FDA close to gaining oversight of tobacco
In a historic shift in public-health policy, Congress is poised to give the federal government sweeping new authority to regulate the manufacture of cigarettes and other tobacco products.
Los Angeles Times
History of tobacco regulation1964: The surgeon general issues a landmark report linking smoking to lung cancer.
1965: Warning labels are mandated on cigarette packs stating, "Caution: Cigarette smoking may be hazardous to your health."
1969: Cigarette advertising is banned on TV and radio.
1979: Smoking is restricted in all federal buildings in the United States.
1990: Smoking is banned on all U.S. commercial-airline flights.
1994: Mississippi becomes the first state to sue the tobacco industry to recover costs for tobacco-related illnesses.
1998: The tobacco industry agrees to pay $206 billion, to help fund anti-tobacco programs, as part of a settlement with 46 states.
2000: The U.S. Supreme Court rejects a Clinton administration effort to give the Food and Drug Administration authority to regulate tobacco.
2009: Congress approves the largest-ever increase in the federal cigarette tax, boosting it 62 cents, to $1.01 a pack.
Source: Office of the Surgeon General
Los Angeles Times
WASHINGTON — In a historic shift in public-health policy, Congress is poised to give the federal government sweeping new authority to regulate the manufacture of cigarettes and other tobacco products.
The legislation, long resisted by the tobacco industry, could allow consumers to see what chemicals and other additives tobacco companies put in their products. It would empower the Food and Drug Administration (FDA) to put new limits on harmful ingredients and prohibit tobacco companies from marketing "light" cigarettes.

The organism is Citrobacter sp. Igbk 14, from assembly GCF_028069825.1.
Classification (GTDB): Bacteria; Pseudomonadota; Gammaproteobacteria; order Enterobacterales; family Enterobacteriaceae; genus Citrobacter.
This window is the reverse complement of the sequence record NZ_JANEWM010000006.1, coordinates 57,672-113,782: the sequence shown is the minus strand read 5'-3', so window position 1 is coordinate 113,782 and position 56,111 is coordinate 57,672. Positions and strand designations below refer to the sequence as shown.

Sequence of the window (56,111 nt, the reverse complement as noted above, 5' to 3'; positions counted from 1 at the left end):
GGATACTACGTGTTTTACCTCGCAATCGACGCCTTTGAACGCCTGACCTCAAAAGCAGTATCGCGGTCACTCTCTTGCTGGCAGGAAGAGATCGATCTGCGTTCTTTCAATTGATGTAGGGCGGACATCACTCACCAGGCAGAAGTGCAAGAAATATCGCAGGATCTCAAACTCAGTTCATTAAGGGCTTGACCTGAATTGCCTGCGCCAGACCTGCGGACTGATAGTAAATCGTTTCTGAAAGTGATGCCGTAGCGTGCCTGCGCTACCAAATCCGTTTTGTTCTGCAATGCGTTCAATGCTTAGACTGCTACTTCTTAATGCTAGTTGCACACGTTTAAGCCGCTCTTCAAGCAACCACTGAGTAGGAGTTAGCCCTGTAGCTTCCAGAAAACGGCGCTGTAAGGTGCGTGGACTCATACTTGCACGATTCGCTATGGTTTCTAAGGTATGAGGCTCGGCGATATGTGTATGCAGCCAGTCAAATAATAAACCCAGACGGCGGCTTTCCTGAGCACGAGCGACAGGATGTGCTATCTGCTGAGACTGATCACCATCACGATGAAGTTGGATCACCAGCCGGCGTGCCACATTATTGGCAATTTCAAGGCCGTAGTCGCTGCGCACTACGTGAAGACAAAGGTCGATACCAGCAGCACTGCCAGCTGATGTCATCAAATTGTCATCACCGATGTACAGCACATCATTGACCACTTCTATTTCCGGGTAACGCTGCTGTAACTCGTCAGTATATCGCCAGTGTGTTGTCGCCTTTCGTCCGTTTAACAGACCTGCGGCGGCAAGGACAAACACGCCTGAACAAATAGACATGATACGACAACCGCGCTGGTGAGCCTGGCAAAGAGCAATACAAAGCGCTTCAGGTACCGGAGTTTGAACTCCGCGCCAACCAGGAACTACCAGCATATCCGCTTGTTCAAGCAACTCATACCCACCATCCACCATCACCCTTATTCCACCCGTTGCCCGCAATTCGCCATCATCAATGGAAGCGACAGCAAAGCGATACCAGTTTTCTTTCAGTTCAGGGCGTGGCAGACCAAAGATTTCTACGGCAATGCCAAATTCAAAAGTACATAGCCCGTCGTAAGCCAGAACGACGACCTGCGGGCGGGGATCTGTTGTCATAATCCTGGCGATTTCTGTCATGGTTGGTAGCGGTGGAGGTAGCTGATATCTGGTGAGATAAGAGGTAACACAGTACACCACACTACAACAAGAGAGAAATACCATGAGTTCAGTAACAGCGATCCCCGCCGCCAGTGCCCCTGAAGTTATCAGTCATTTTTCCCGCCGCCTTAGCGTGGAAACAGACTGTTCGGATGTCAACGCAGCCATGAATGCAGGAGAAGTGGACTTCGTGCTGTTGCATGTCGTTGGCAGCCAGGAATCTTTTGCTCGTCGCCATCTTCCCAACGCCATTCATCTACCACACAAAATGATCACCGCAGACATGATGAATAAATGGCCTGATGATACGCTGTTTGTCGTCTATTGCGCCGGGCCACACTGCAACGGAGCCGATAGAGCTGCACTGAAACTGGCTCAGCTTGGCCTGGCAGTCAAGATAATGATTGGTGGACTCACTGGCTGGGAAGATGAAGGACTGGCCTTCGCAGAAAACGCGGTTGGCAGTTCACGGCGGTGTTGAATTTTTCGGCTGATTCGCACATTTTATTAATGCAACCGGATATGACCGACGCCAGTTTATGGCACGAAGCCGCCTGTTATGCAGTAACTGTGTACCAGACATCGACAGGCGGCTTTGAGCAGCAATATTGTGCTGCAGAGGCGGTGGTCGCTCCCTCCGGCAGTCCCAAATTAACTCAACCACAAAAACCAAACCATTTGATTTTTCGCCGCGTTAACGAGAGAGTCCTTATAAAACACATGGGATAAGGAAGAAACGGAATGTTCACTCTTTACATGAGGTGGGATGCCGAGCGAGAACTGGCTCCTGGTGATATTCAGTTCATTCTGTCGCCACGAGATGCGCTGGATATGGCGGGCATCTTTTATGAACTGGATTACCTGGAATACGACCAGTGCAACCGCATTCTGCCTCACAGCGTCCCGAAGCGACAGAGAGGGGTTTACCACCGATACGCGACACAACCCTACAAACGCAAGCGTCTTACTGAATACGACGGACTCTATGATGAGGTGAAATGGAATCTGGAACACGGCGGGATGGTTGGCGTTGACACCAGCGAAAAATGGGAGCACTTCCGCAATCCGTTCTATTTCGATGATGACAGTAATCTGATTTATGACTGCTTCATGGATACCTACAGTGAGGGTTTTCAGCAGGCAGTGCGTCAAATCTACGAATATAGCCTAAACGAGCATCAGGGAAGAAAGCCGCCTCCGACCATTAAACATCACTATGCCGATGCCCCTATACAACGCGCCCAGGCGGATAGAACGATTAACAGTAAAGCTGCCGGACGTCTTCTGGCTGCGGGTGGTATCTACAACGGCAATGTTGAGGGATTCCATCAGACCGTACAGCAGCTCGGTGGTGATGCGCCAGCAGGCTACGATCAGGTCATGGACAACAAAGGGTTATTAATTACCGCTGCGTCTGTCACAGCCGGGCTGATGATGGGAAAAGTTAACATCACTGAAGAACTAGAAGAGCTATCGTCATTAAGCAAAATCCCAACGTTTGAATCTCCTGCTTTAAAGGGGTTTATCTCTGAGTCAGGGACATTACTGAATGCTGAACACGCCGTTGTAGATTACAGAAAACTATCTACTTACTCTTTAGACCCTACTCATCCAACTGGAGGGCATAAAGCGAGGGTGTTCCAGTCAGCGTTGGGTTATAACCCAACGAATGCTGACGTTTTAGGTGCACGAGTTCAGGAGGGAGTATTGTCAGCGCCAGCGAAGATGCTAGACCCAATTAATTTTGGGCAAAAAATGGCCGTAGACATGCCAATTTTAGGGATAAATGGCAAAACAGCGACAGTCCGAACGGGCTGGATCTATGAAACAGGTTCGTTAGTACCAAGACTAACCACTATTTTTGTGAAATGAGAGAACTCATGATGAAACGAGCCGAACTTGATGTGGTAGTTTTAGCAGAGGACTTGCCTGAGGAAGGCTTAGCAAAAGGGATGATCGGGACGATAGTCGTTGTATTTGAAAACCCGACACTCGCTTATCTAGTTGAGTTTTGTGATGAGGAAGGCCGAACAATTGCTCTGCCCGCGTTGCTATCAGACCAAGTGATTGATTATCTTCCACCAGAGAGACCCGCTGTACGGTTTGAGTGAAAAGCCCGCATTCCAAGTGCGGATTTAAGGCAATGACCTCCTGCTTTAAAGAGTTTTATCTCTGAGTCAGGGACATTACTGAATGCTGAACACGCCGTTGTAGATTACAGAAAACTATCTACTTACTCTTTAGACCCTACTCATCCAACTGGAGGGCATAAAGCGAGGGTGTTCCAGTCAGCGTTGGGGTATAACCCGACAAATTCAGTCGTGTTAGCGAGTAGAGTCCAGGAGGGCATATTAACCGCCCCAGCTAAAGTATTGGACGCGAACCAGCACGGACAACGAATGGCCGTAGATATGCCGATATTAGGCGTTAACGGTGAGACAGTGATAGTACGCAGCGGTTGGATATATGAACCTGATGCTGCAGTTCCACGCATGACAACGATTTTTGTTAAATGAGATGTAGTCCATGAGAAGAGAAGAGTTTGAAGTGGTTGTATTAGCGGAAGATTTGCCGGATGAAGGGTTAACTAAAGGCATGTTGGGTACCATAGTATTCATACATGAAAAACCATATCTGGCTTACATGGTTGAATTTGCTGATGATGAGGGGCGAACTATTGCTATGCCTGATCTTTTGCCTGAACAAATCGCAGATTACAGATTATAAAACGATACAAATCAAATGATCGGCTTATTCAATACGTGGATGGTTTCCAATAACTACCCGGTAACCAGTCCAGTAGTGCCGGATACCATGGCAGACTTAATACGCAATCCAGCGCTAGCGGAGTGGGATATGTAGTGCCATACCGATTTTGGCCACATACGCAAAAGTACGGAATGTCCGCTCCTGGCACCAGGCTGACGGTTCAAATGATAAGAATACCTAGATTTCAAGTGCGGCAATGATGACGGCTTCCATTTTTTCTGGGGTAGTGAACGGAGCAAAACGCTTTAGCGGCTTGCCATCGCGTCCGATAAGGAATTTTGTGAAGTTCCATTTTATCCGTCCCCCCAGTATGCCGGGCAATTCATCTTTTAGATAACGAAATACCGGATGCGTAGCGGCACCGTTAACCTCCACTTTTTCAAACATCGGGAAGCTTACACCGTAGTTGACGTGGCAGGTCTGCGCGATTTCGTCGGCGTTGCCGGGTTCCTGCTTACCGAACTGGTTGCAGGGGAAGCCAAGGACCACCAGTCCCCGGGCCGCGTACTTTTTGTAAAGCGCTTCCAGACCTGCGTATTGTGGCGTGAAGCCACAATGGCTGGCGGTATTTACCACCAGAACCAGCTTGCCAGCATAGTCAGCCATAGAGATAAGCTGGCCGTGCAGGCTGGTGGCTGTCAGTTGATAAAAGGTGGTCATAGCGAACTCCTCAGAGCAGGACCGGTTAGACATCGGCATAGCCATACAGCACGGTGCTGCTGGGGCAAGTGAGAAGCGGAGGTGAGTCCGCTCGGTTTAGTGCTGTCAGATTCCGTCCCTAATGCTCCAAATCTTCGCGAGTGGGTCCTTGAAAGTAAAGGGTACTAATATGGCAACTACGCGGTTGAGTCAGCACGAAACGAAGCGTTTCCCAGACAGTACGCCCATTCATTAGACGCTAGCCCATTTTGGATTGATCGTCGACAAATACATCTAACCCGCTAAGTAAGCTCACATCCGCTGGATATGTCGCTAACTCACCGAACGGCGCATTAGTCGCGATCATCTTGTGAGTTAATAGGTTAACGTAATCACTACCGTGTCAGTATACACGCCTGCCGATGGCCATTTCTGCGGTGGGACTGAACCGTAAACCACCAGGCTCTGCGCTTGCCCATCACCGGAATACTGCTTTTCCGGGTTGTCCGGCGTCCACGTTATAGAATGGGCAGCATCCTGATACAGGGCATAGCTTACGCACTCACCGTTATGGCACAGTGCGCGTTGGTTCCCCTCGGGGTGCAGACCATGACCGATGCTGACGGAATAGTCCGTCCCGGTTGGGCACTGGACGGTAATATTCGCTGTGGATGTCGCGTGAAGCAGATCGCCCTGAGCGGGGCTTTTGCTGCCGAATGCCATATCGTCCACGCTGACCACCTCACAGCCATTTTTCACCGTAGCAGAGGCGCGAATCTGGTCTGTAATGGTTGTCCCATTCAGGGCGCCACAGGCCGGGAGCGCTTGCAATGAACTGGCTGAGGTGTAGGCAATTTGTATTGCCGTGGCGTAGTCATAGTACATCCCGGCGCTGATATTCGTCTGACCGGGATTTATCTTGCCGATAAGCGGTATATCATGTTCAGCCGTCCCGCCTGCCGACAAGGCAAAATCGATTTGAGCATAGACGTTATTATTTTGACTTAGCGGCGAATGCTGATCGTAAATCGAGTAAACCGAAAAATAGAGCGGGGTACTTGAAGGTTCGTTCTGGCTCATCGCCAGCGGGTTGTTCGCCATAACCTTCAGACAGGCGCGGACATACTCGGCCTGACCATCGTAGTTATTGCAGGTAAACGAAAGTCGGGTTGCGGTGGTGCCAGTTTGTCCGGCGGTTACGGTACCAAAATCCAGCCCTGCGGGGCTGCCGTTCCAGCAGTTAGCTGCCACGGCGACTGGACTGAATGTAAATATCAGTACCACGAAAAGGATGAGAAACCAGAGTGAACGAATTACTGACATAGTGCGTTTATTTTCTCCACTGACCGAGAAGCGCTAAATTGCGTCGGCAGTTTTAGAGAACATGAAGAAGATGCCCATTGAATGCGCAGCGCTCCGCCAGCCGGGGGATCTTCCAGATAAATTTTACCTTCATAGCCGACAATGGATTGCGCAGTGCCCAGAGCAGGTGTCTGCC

It also would give the FDA new authority to enlarge warning labels and severely restrict full-color advertising for cigarettes and other tobacco products.
The change would bring challenges along with the promise of federal control over a product linked to approximately 400,000 deaths every year in the United States.
Particularly tricky might be keeping up the momentum of the anti-smoking campaign even as regulators try to make cigarettes safer, an effort that paradoxically could make some smokers less inclined to quit.
The bill effectively would end an era in which the tobacco industry was largely exempt from the regulatory scrutiny standard for food, drugs and some other consumer products.
The Senate on Tuesday voted 84-11 to consider the bill, a month after the House overwhelmingly passed a similar measure giving the FDA authority to regulate cigarettes and other tobacco products.
Sixty votes were needed to open debate, and the success in reaching that threshold increase the likelihood that the Senate will move to a final vote by the end of the week or early next week. If the House concurs with the Senate measure, it would go to President Obama, who is ready to sign it into law.
"This would be the most significant change in the federal government's approach to tobacco in history," said Matthew Myers, president of Campaign for Tobacco-Free Kids, a leading national advocate for tougher tobacco regulation. "It would fundamentally change the way tobacco is marketed, advertised and sold in this country."